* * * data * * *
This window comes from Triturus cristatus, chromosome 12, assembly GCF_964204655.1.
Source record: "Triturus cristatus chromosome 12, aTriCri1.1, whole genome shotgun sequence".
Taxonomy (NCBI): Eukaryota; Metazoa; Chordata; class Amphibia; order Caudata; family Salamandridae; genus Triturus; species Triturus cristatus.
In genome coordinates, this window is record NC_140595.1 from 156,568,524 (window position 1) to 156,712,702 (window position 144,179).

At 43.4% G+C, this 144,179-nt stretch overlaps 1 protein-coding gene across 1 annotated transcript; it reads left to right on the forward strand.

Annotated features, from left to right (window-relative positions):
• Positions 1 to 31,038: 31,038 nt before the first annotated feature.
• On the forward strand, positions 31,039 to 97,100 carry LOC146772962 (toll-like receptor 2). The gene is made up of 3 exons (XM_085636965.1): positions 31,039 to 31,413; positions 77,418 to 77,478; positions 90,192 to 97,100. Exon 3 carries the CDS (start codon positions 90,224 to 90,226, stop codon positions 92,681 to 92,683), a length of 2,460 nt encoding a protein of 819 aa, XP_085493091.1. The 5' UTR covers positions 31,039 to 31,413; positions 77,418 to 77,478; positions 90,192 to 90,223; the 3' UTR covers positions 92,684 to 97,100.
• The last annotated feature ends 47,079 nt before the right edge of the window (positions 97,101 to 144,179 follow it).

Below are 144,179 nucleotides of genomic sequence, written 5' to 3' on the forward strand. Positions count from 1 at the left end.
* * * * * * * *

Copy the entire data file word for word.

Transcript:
This window comes from Triturus cristatus, chromosome 12, assembly GCF_964204655.1.
Source record: "Triturus cristatus chromosome 12, aTriCri1.1, whole genome shotgun sequence".
Taxonomy (NCBI): Eukaryota; Metazoa; Chordata; class Amphibia; order Caudata; family Salamandridae; genus Triturus; species Triturus cristatus.
In genome coordinates, this window is record NC_140595.1 from 156,568,524 (window position 1) to 156,712,702 (window position 144,179).

At 43.4% G+C, this 144,179-nt stretch overlaps 1 protein-coding gene across 1 annotated transcript; it reads left to right on the forward strand.

Annotated features, from left to right (window-relative positions):
• Positions 1 to 31,038: 31,038 nt before the first annotated feature.
• On the forward strand, positions 31,039 to 97,100 carry LOC146772962 (toll-like receptor 2). The gene is made up of 3 exons (XM_085636965.1): positions 31,039 to 31,413; positions 77,418 to 77,478; positions 90,192 to 97,100. Exon 3 carries the CDS (start codon positions 90,224 to 90,226, stop codon positions 92,681 to 92,683), a length of 2,460 nt encoding a protein of 819 aa, XP_085493091.1. The 5' UTR covers positions 31,039 to 31,413; positions 77,418 to 77,478; positions 90,192 to 90,223; the 3' UTR covers positions 92,684 to 97,100.
• The last annotated feature ends 47,079 nt before the right edge of the window (positions 97,101 to 144,179 follow it).

Below are 144,179 nucleotides of genomic sequence, written 5' to 3' on the forward strand. Positions count from 1 at the left end.